Drawing by Marr of the Penders site with Barn.
In November 1985, in the the pages of Architecture Australia, Jennifer Taylor admitted Roy and Betty Grounds’s Barn at Penders into the pantheon of Australia’s finest buildings. Today this unusual little structure still has the power to enthrall.
Located at Bithry Inlet on the southern NSW coast, the Barn was Grounds’s “bolthole” for 15 years, his holiday escape whilst designing the National Gallery of Victoria and the Victorian Arts Centre.
The site and its structures are now part of Mimosa Rocks National Park, itself a monument to the vision of Grounds and his friend, Melbourne businessman Kenneth Myer. In 1981, they gave their 220 hectare property to the nation, conserving a remarkable piece of coastline as a national park.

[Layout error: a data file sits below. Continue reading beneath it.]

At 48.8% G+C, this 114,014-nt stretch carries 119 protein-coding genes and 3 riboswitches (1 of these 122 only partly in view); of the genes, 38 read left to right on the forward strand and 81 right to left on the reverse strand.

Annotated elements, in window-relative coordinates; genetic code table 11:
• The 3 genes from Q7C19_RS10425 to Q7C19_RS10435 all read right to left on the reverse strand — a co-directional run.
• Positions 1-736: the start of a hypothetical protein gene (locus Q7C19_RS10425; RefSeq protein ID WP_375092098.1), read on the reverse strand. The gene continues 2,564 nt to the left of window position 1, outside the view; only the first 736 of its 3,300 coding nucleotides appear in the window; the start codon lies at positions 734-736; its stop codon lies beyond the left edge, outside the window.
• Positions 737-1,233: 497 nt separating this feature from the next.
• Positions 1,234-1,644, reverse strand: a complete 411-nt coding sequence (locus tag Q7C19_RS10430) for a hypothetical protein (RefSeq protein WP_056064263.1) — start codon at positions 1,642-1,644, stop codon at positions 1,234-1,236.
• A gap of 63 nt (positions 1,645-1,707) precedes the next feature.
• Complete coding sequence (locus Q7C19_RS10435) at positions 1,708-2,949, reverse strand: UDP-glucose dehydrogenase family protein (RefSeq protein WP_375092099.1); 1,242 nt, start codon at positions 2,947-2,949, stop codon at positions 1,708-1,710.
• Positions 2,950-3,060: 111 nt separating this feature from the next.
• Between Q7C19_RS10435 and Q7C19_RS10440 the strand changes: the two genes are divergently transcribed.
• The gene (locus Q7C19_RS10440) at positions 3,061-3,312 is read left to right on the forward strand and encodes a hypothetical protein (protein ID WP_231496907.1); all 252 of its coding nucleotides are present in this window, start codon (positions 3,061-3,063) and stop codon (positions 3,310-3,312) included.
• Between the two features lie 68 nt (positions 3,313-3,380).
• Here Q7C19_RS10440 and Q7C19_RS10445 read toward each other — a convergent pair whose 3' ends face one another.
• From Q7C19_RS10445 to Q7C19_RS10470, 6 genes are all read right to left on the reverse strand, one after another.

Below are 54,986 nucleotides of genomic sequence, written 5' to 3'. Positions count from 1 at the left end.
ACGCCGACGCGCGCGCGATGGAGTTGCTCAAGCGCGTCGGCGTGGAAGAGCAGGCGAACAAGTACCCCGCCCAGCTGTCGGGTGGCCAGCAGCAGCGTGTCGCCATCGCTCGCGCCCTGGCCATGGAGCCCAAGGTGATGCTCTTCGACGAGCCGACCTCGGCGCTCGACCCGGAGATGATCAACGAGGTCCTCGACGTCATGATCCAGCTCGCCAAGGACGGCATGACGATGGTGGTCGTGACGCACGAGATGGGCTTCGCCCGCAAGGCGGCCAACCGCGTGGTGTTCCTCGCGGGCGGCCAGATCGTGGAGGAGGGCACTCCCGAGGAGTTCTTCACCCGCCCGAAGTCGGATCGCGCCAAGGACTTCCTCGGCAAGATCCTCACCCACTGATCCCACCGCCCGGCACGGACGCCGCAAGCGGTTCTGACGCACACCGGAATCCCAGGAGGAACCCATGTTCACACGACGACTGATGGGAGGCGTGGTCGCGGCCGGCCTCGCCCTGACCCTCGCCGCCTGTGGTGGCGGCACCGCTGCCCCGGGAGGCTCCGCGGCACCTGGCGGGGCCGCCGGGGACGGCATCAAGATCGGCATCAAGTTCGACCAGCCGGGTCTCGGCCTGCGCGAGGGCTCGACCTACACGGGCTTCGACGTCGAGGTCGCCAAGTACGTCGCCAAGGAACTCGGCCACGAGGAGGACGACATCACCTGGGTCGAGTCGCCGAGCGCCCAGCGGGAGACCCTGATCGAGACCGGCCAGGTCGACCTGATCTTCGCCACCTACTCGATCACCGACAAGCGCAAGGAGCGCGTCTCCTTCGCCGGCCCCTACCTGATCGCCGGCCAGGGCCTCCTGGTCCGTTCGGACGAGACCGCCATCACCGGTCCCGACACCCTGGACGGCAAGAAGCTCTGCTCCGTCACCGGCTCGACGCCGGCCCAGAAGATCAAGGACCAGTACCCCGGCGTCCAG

As originally built in 1965, the Barn was a large tepee of spotted gum poles, with a tapering roof-vault lined horizontally with Tanalith-treated saplings that had been carefully graded in decreasing size from bottom to top. On the roof were sods of kykuyu grass complete with a sprinkler system. In spring, the roof was completely covered in yellow daisies. However, the roof’s weight soon threatened to crush the supporting structure. Its rustic charm was replaced by a roof of bright yellow semi-translucent corrugated fibreglass. Grounds loved the startling transformation – the Barn now stood out like a bright yellow beacon. The original roll-down nylon sailcloth blinds, also yellow, hung vertically from the roof’s lower edge. Inside, the effect was of permanent sunshine. Light, the seasons, cross ventilation to deter sandflies, and the effects of the sun could all be controlled by simply raising and lowering the blinds.